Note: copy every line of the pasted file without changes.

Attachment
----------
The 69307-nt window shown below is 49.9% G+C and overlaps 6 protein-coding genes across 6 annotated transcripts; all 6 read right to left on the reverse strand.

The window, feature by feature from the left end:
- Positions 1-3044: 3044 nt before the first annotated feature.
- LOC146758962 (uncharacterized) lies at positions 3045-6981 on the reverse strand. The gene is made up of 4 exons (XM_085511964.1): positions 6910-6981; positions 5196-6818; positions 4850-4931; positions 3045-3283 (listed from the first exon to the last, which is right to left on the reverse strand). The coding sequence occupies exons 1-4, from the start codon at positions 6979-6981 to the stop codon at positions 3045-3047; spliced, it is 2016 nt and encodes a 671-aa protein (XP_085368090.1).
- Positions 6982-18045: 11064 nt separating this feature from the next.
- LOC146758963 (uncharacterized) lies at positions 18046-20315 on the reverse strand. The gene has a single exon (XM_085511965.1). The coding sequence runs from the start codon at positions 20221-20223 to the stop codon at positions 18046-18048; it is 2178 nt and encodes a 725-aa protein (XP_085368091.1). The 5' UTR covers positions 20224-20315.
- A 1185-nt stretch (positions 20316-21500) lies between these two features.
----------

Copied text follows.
The 69307-nt window shown below is 49.9% G+C and overlaps 6 protein-coding genes across 6 annotated transcripts; all 6 read right to left on the reverse strand.

The window, feature by feature from the left end:
- Positions 1-3044: 3044 nt before the first annotated feature.
- LOC146758962 (uncharacterized) lies at positions 3045-6981 on the reverse strand. The gene is made up of 4 exons (XM_085511964.1): positions 6910-6981; positions 5196-6818; positions 4850-4931; positions 3045-3283 (listed from the first exon to the last, which is right to left on the reverse strand). The coding sequence occupies exons 1-4, from the start codon at positions 6979-6981 to the stop codon at positions 3045-3047; spliced, it is 2016 nt and encodes a 671-aa protein (XP_085368090.1).
- Positions 6982-18045: 11064 nt separating this feature from the next.
- LOC146758963 (uncharacterized) lies at positions 18046-20315 on the reverse strand. The gene has a single exon (XM_085511965.1). The coding sequence runs from the start codon at positions 20221-20223 to the stop codon at positions 18046-18048; it is 2178 nt and encodes a 725-aa protein (XP_085368091.1). The 5' UTR covers positions 20224-20315.
- A 1185-nt stretch (positions 20316-21500) lies between these two features.